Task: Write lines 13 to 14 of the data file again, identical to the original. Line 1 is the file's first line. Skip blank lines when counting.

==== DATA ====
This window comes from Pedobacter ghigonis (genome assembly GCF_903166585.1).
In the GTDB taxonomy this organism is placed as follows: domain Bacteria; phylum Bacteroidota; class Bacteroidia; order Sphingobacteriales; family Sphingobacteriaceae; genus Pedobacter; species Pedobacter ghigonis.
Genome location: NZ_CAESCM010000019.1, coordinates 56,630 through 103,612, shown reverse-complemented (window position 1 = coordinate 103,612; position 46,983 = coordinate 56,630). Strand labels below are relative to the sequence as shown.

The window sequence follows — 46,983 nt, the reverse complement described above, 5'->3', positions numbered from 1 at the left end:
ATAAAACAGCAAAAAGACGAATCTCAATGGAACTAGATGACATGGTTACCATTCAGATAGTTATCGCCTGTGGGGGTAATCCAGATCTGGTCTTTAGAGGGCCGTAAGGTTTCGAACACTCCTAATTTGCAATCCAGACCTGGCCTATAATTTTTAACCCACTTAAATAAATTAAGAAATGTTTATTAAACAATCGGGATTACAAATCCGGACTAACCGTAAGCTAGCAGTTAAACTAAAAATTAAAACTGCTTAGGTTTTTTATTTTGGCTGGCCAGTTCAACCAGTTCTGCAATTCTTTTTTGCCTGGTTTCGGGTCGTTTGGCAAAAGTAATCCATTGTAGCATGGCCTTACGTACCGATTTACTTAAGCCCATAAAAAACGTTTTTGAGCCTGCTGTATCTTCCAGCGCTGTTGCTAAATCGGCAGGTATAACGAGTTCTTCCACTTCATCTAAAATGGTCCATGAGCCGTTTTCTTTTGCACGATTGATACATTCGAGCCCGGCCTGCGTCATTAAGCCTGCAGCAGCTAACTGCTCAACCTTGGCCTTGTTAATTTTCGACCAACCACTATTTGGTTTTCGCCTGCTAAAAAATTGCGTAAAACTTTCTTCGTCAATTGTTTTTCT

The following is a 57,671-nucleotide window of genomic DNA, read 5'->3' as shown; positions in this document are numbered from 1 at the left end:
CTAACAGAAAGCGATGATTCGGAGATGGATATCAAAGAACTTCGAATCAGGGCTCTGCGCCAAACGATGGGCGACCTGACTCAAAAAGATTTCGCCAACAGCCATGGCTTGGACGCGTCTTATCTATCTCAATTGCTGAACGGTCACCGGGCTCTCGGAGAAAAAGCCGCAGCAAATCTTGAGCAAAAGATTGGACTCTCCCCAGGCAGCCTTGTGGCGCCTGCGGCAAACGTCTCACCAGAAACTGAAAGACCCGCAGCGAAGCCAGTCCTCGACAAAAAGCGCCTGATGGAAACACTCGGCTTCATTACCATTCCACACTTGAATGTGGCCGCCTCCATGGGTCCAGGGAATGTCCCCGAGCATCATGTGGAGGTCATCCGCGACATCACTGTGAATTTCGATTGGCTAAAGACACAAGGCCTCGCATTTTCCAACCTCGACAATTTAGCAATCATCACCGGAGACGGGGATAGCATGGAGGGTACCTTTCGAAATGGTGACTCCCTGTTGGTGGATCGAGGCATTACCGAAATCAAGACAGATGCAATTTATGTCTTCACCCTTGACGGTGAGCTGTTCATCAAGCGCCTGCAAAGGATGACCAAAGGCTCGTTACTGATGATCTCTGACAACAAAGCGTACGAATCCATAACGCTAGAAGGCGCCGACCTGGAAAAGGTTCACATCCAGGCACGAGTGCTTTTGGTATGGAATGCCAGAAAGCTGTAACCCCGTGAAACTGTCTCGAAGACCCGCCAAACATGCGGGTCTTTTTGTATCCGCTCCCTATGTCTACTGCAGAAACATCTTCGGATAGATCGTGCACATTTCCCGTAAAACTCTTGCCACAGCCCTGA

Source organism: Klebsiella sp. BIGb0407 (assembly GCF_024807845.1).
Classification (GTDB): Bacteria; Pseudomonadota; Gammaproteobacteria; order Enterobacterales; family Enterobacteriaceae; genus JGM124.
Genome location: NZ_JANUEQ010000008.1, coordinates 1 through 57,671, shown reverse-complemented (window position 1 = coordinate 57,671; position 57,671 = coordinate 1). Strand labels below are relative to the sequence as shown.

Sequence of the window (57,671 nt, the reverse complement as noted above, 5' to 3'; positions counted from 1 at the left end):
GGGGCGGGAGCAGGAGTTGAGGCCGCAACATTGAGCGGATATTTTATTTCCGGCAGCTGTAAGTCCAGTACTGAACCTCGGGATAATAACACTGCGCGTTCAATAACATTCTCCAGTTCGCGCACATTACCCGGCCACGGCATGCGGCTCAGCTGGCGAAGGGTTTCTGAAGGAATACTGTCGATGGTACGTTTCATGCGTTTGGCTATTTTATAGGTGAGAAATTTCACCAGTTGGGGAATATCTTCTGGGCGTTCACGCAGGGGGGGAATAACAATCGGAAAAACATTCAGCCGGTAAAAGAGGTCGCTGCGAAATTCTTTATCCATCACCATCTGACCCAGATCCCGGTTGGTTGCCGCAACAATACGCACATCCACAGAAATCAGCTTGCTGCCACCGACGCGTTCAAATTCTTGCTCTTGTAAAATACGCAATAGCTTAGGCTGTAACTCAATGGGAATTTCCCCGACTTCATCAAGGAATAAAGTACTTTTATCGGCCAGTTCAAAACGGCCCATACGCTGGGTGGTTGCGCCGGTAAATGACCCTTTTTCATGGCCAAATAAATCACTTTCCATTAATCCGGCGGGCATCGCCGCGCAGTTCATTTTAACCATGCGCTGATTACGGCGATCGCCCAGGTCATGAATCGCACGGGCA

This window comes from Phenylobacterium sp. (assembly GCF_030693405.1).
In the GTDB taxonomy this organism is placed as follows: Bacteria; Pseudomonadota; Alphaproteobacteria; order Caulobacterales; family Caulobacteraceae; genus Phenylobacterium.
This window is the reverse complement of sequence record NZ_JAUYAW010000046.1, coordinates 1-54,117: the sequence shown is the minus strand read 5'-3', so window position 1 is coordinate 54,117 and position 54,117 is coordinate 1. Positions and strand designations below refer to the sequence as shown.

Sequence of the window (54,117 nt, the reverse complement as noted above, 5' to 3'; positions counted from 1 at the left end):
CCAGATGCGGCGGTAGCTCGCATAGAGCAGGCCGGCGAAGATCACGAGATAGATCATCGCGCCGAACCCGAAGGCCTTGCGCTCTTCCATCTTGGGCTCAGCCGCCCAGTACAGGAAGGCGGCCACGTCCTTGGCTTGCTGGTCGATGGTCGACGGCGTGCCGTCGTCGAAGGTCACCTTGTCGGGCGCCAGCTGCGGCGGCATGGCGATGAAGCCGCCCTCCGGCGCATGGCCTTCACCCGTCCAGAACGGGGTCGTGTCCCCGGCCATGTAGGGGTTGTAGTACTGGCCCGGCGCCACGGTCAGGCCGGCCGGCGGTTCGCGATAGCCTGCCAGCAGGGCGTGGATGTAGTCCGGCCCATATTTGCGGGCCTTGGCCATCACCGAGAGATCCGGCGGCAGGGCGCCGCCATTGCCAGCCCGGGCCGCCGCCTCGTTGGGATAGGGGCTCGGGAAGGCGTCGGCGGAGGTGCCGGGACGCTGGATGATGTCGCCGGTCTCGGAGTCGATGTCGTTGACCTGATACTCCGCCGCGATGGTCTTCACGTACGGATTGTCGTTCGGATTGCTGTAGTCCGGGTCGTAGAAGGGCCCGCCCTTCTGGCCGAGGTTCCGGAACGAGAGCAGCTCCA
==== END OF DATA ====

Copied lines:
This window comes from Phenylobacterium sp. (assembly GCF_030693405.1).
In the GTDB taxonomy this organism is placed as follows: Bacteria; Pseudomonadota; Alphaproteobacteria; order Caulobacterales; family Caulobacteraceae; genus Phenylobacterium.